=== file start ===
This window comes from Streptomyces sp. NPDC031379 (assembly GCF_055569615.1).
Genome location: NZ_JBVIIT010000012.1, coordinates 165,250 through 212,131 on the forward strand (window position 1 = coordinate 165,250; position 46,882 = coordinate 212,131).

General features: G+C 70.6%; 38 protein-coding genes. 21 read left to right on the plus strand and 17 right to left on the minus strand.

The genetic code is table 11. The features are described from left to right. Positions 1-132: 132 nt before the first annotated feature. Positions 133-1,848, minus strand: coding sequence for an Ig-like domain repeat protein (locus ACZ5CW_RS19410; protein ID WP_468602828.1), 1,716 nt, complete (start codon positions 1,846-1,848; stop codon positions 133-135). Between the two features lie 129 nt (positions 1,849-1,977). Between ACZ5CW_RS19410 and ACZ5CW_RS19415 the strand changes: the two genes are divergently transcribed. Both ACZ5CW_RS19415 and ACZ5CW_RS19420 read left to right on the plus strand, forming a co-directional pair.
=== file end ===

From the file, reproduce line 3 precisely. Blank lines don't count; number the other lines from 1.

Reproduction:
General features: G+C 70.6%; 38 protein-coding genes. 21 read left to right on the plus strand and 17 right to left on the minus strand.